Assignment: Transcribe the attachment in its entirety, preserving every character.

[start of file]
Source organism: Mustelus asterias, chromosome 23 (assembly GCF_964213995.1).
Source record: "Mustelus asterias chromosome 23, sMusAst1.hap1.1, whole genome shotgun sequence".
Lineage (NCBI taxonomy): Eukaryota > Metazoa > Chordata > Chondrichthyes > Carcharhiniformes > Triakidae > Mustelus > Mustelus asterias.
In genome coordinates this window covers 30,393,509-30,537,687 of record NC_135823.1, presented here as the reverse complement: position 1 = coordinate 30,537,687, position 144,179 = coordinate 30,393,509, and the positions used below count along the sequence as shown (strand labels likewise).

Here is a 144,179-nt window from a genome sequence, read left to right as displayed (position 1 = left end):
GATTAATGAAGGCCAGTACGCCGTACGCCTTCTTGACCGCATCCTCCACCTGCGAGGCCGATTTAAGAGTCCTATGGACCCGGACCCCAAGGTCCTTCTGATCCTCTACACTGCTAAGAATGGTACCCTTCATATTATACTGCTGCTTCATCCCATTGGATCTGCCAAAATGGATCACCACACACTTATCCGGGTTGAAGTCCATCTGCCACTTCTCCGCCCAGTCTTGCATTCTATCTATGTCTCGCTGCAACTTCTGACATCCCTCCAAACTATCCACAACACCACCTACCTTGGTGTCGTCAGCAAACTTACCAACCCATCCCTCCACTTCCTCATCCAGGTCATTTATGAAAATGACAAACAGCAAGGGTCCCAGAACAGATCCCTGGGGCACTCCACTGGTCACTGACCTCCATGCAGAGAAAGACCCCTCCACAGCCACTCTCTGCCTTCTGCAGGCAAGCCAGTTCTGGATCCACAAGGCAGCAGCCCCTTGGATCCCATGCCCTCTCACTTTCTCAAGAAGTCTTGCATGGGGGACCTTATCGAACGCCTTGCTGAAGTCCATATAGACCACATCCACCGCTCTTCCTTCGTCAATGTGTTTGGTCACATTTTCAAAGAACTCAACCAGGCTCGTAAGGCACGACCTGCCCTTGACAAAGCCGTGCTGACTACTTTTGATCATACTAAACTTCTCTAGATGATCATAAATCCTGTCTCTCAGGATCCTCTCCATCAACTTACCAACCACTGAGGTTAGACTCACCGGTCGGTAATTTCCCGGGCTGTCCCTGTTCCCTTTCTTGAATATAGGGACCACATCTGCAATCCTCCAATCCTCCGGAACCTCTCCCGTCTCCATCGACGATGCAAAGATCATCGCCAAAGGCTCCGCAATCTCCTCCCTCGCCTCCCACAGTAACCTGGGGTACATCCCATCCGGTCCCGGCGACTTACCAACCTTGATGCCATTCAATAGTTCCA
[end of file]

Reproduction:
Source organism: Mustelus asterias, chromosome 23 (assembly GCF_964213995.1).
Source record: "Mustelus asterias chromosome 23, sMusAst1.hap1.1, whole genome shotgun sequence".
Lineage (NCBI taxonomy): Eukaryota > Metazoa > Chordata > Chondrichthyes > Carcharhiniformes > Triakidae > Mustelus > Mustelus asterias.
In genome coordinates this window covers 30,393,509-30,537,687 of record NC_135823.1, presented here as the reverse complement: position 1 = coordinate 30,537,687, position 144,179 = coordinate 30,393,509, and the positions used below count along the sequence as shown (strand labels likewise).

Here is a 144,179-nt window from a genome sequence, read left to right as displayed (position 1 = left end):
GATTAATGAAGGCCAGTACGCCGTACGCCTTCTTGACCGCATCCTCCACCTGCGAGGCCGATTTAAGAGTCCTATGGACCCGGACCCCAAGGTCCTTCTGATCCTCTACACTGCTAAGAATGGTACCCTTCATATTATACTGCTGCTTCATCCCATTGGATCTGCCAAAATGGATCACCACACACTTATCCGGGTTGAAGTCCATCTGCCACTTCTCCGCCCAGTCTTGCATTCTATCTATGTCTCGCTGCAACTTCTGACATCCCTCCAAACTATCCACAACACCACCTACCTTGGTGTCGTCAGCAAACTTACCAACCCATCCCTCCACTTCCTCATCCAGGTCATTTATGAAAATGACAAACAGCAAGGGTCCCAGAACAGATCCCTGGGGCACTCCACTGGTCACTGACCTCCATGCAGAGAAAGACCCCTCCACAGCCACTCTCTGCCTTCTGCAGGCAAGCCAGTTCTGGATCCACAAGGCAGCAGCCCCTTGGATCCCATGCCCTCTCACTTTCTCAAGAAGTCTTGCATGGGGGACCTTATCGAACGCCTTGCTGAAGTCCATATAGACCACATCCACCGCTCTTCCTTCGTCAATGTGTTTGGTCACATTTTCAAAGAACTCAACCAGGCTCGTAAGGCACGACCTGCCCTTGACAAAGCCGTGCTGACTACTTTTGATCATACTAAACTTCTCTAGATGATCATAAATCCTGTCTCTCAGGATCCTCTCCATCAACTTACCAACCACTGAGGTTAGACTCACCGGTCGGTAATTTCCCGGGCTGTCCCTGTTCCCTTTCTTGAATATAGGGACCACATCTGCAATCCTCCAATCCTCCGGAACCTCTCCCGTCTCCATCGACGATGCAAAGATCATCGCCAAAGGCTCCGCAATCTCCTCCCTCGCCTCCCACAGTAACCTGGGGTACATCCCATCCGGTCCCGGCGACTTACCAACCTTGATGCCATTCAATAGTTCCA